Samuel Armor.

History of Orange County, California : with biographical sketches of the leading men and women of the county who have been identified with its earliest growth and development from the early days to the present online

. (page 26 of 191)
Online LibrarySamuel ArmorHistory of Orange County, California : with biographical sketches of the leading men and women of the county who have been identified with its earliest growth and development from the early days to the present → online text (page 26 of 191)
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gent, persistent fight against them by the fruit growers — they have been "gassed."

As the supervisors, composing the third board, were making up their lists
of trial jurors, in compliance with the orders of the judge of the Superior Court,
the member from the Fifth District quietly remarked that it would not do to
include any Populists among those selected. "Why not?" asked the member
from the Second District, wdio, though a Democrat, was populistically inclined.
"Because," the Fifth member replied, "the law requires persons selected for jury
duty to have ordinary intelligence." It is needless to add that this sally provoked
a hearty laugh, in which the Second member joined.

Early in the history of Orange County the Bolsa drainage ditch was con-
structed under the control of the supervisors, as described in the chapter on the
celery industry. iThe two principal objectors to the work were F. R. Hazard and
J. L. Holly. They fought the improvement at every step and took their case to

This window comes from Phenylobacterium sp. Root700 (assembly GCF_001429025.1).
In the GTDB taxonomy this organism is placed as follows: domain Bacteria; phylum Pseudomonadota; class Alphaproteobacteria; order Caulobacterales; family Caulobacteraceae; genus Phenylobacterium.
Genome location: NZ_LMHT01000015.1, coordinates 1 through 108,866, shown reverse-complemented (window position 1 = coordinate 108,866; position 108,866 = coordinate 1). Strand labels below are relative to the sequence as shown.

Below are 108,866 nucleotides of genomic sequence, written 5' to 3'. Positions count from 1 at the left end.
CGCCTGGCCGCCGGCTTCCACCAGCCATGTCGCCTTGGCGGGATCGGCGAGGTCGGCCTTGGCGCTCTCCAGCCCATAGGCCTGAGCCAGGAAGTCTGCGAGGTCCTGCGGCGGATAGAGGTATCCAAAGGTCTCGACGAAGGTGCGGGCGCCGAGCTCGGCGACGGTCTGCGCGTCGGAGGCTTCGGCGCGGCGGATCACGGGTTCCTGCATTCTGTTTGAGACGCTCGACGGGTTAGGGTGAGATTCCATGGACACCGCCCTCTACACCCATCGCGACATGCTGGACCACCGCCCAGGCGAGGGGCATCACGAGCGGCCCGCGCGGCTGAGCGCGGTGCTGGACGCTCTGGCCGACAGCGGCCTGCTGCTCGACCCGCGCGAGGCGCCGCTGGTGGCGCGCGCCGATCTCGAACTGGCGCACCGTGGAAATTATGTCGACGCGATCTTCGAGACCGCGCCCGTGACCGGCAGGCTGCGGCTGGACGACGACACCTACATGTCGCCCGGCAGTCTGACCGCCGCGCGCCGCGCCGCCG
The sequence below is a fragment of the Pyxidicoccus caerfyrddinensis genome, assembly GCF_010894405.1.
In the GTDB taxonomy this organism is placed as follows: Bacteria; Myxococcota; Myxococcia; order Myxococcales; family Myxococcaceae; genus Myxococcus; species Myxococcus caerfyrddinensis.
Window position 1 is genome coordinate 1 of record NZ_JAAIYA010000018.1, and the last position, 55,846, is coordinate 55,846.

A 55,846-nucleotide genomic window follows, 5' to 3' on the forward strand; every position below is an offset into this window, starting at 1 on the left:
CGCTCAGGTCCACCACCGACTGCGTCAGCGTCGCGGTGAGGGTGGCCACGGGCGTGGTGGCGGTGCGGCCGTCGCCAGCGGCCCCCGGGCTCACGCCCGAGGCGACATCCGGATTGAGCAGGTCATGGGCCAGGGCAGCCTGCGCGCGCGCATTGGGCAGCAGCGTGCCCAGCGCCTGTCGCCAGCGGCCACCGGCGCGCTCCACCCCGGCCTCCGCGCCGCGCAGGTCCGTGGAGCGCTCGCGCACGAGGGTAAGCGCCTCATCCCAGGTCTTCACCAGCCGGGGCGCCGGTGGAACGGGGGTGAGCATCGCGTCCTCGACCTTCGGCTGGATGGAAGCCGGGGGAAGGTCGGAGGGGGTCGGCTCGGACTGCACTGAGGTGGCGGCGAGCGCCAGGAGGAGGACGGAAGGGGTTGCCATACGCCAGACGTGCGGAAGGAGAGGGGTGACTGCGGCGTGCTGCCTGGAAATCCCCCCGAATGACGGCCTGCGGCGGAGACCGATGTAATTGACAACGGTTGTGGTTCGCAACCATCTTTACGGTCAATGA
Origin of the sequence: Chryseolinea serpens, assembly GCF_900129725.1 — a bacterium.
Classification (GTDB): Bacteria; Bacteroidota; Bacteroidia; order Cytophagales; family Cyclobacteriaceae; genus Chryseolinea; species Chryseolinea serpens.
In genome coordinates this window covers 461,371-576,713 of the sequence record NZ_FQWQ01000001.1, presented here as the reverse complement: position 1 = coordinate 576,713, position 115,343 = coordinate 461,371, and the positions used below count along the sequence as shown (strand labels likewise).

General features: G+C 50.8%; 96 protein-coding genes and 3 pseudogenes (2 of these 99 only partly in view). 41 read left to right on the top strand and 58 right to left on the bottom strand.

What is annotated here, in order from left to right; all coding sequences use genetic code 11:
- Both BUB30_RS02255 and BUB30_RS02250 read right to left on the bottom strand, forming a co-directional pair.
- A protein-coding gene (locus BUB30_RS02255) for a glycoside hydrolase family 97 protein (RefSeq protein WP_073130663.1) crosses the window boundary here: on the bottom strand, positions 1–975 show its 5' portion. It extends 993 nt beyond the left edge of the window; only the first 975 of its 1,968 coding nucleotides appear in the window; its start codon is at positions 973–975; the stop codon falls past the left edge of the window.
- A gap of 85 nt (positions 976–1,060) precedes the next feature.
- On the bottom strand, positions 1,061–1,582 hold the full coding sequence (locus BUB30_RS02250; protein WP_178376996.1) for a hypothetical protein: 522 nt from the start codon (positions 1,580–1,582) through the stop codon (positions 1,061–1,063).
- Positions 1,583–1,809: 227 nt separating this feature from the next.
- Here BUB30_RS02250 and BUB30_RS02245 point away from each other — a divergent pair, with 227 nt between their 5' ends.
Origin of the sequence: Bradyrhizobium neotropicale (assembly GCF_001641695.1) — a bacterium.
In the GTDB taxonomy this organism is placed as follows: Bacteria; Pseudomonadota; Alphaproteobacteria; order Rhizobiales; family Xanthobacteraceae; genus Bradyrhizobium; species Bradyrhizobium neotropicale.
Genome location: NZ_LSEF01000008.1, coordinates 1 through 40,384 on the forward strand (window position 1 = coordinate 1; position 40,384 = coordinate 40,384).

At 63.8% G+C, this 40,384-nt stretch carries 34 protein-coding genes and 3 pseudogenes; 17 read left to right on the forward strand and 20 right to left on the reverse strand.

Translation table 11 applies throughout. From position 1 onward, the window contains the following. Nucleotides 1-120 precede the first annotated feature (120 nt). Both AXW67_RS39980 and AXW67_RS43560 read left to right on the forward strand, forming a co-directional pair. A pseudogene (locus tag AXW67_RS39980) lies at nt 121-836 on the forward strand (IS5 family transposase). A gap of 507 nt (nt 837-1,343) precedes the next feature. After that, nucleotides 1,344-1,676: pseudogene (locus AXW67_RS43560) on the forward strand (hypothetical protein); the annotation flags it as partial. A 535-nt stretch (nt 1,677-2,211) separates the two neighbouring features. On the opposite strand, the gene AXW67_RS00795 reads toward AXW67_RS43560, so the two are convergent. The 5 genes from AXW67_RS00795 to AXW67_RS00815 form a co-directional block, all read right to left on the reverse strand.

the Supreme Court, but all in vain. A few years ago the former supervisor
from the Fourth District was introduced to Airs. Holly at a meeting of the Orange
County \"eterans' Association and received a rather equivocal greeting. "Armor !"
she exclaimed, "I used to think you were the very devil." He replied: "Doubt-
k's- you liave heard that the devil is not so black as he has been painted. Besides,
the ile\el(ii)ment of that section of the county has more than justified the con-
struction of the Bolsa ditch." "Oh, well !" she said, "It's all over now and we"ll
not ciuarrel further about it: but it was pretty tough at the time."

Tim Carroll, the inventor of the beet dump and- pioneer nurseryman of
.•\naheim, went before the board of supervisors, sitting as a board of equaliza-
tion, to get the assessment, which Jake Ross had put upon his nursery stock, re-
duced. He said his stock consisted of old stubs of pafm, pampas grass and left-
over trees that were not w^orth the cost of clearing the ground. The assessor
pointed out that there were enough salable trees in the nursery to justify the
assessment without taking account of the worthless stock : so the board refused to
make any reduction. In taking his leave, the redoubtable Tim expressed his
opinion of the personnel of the board by remarking. "The whole foive of ve
haven't sinse enough to make one dacent supervisor."

When the supervisors were considering a certain date to which they might
adjourn, one of the members objected because that was the date set for President
Harrison's visit to Orange County. "What interest can you, a Democrat, have
in a Republican president's visit?" a bystander asked. "He's m\- president." was
the dignified answer. The rebuke in those three words silenced all levity and
imparted a lesson in good citizenshi]i without preachment. In a republican or
representative form of government, the will, (ir choice, of the majoritv must be